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A6M3 Zero Type 32

by Alex Bernardo

 

Mitsubishi A6M3 Zero Type 32

 


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Introduction

 

Here is the 1/144 Scale A6M3 Type 32 Zero (Hamp) by AMH/Arii/Crown

This Zero was assigned to the 204th Kokutai at Rabaul during the summer of 1943. The subject aircraft did not have a antenna mast.

To help reduce the increase in weight brought by the installation of the more powerful engine and to increase manoeuvrability at high speeds the 20 inch folding wing tips were removed and faired over, creating squared wing tips.

Reducing the wing span by over three feet and increasing the engine power did not bring about the anticipated increase in performance.

The engine installed in this aircraft was a Nakajima Sakae (Prosperity) Radial engine.

 

 

Construction

 

Engine

The scratch built engine was assembled from 116 parts. The engine includes 14 Piston heads, 28 Push rods, Ignition ring, 14 Plug wires, 14 Interconnecting oil drain lines, 2 Cowling frame mounts, 32 piece exhaust system, 6 piece crank case, 6 piece engine mount.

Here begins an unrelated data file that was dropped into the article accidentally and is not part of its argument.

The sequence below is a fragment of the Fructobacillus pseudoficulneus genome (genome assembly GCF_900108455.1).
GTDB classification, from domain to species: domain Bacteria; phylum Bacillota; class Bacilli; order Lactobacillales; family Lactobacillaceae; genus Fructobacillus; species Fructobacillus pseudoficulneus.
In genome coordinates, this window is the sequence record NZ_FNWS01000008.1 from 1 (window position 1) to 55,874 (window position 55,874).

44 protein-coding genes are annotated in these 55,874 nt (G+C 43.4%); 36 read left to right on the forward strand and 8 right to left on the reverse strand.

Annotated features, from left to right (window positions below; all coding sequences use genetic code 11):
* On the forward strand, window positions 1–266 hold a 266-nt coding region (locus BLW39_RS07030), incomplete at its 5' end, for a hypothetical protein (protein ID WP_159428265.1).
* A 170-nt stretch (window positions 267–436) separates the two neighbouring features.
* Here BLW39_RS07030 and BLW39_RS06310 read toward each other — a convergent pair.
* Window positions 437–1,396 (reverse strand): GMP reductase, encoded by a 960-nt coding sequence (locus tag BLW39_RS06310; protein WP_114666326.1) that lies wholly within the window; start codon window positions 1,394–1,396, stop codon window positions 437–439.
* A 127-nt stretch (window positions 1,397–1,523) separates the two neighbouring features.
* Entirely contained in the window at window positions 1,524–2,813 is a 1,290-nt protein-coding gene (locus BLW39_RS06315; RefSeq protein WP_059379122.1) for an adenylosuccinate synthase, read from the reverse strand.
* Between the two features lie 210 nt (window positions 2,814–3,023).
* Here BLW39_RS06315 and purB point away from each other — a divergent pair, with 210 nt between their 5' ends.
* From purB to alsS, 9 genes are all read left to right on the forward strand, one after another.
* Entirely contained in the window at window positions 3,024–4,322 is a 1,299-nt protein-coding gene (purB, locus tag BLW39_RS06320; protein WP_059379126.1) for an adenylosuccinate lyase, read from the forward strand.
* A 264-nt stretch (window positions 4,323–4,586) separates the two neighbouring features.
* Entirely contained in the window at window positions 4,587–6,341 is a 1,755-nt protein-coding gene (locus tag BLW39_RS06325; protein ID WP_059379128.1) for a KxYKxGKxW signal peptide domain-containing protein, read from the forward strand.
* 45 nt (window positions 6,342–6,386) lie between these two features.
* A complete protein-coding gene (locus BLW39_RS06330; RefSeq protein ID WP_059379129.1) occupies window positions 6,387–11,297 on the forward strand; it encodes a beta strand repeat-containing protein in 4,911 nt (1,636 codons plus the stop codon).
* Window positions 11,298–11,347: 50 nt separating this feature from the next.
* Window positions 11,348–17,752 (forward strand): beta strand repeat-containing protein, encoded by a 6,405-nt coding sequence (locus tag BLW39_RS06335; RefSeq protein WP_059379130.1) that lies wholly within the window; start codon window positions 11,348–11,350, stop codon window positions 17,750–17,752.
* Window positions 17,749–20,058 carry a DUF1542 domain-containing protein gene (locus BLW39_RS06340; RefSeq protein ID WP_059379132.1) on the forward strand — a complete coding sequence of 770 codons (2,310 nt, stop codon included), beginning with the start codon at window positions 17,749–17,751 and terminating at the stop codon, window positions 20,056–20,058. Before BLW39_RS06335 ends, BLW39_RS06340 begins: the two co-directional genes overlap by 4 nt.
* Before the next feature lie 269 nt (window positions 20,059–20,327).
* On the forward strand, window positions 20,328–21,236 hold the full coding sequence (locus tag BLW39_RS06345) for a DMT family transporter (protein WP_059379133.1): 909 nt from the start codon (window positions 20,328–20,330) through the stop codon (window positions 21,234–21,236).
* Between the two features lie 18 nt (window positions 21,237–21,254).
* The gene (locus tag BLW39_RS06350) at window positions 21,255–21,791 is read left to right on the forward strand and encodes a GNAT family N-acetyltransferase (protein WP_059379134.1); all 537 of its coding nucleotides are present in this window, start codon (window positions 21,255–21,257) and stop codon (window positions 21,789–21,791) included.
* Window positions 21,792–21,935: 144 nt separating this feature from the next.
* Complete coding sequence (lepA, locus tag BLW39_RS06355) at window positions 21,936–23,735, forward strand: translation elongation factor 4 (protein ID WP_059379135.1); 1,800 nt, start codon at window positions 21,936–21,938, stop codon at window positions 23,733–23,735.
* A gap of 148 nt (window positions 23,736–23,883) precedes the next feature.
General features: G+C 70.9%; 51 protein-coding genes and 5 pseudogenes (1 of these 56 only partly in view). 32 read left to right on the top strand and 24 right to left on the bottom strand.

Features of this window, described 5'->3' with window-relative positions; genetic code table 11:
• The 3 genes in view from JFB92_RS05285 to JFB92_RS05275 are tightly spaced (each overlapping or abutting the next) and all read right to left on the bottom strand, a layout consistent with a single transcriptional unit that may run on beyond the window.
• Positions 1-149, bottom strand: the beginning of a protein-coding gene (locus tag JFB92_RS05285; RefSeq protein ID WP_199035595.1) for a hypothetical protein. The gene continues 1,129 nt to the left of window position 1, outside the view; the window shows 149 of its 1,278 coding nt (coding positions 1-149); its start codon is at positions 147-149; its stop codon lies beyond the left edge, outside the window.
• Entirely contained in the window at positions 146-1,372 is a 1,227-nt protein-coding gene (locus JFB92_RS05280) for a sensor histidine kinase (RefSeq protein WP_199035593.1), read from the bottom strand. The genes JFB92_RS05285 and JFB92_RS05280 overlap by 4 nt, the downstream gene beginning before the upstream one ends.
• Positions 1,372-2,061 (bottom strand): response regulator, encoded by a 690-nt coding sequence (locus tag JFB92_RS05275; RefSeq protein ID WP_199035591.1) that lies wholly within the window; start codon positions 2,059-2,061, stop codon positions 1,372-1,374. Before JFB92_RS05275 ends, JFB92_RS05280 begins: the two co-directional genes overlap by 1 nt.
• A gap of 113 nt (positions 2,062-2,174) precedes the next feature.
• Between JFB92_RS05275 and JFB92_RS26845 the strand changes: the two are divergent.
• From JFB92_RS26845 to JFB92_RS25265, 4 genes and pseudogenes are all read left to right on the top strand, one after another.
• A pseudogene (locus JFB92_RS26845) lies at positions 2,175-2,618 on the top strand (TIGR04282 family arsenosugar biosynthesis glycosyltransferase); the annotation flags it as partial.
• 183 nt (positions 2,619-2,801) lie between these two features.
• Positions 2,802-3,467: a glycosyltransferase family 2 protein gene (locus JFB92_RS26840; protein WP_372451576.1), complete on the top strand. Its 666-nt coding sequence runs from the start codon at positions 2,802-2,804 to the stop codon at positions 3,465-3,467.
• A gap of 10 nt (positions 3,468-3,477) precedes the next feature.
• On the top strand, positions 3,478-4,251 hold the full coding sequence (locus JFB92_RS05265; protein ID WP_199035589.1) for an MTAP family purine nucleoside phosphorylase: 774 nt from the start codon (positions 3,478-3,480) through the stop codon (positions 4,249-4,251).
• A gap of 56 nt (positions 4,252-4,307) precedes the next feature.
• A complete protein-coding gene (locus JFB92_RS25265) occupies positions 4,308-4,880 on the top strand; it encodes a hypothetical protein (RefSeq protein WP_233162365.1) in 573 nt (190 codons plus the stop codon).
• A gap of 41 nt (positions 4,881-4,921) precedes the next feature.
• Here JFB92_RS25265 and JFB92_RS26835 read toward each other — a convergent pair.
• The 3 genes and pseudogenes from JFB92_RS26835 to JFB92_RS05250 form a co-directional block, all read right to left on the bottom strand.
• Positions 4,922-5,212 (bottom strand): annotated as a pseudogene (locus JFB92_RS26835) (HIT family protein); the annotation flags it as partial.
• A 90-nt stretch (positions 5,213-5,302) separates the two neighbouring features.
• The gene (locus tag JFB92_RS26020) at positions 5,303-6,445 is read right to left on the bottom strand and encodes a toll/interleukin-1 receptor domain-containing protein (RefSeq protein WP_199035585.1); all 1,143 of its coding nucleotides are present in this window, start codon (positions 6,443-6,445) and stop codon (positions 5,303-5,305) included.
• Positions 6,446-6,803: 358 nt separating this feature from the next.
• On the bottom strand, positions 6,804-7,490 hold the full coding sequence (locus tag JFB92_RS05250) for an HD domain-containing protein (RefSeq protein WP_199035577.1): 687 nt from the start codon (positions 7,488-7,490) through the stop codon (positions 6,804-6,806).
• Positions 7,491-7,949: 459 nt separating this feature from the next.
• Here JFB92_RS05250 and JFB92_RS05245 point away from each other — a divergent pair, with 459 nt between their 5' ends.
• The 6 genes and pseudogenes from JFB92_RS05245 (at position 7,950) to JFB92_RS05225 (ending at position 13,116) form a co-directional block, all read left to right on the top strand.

The piston heads were made from reshaped brass screws using a Dremel tool. The push rods, ignition ring, plug wires, exhaust extensions, and engine mounts were made from various sizes of wire. Exhaust ring was made from styrene rod. The engine crank case was primarily made from a spare piece of styrene frame from a Heller kit.




Cockpit

The original kit did not come with a cockpit so the cockpit was built from the floor board and up. The cockpit includes: control stick, main instrument panel, gun sight, machine gun butts, rudder pedals, wall stringers and ribs, side consoles, seat with seatbelts, headrest, and circular radio antenna.

 

 

I used "Heat n Smash" method to create canopy.




Miscellaneous

Flaps were made from paper thin styrene sheet using very fine copper wire for the ribbs. All wheels had to be rebuilt, since the kit only provide one side of each wheel.

I used piano wire to replace oversized main landing gear.

 

 

Painting and Markings

 

I used Tamiya Acrylics: IJN Gray and Clear Gloss; plus Polly Scale Acrylics: Clear Flat

The disruptive dark green mottle was custom mixed oil based paints. The dark green was applied by using a dry brushing technique.

 



Spare decals were used for the rudder codes. The Hinomarus were made by placing a circular stencil over red decal sheet and lightly scoring the outlines.

 

 

Additional Images

 

Click the thumbnails below to view larger images:


Model, Images and Article Copyright 2002 by Alex Bernardo
Page Created 26 May 2002
Last updated 04 June 2007

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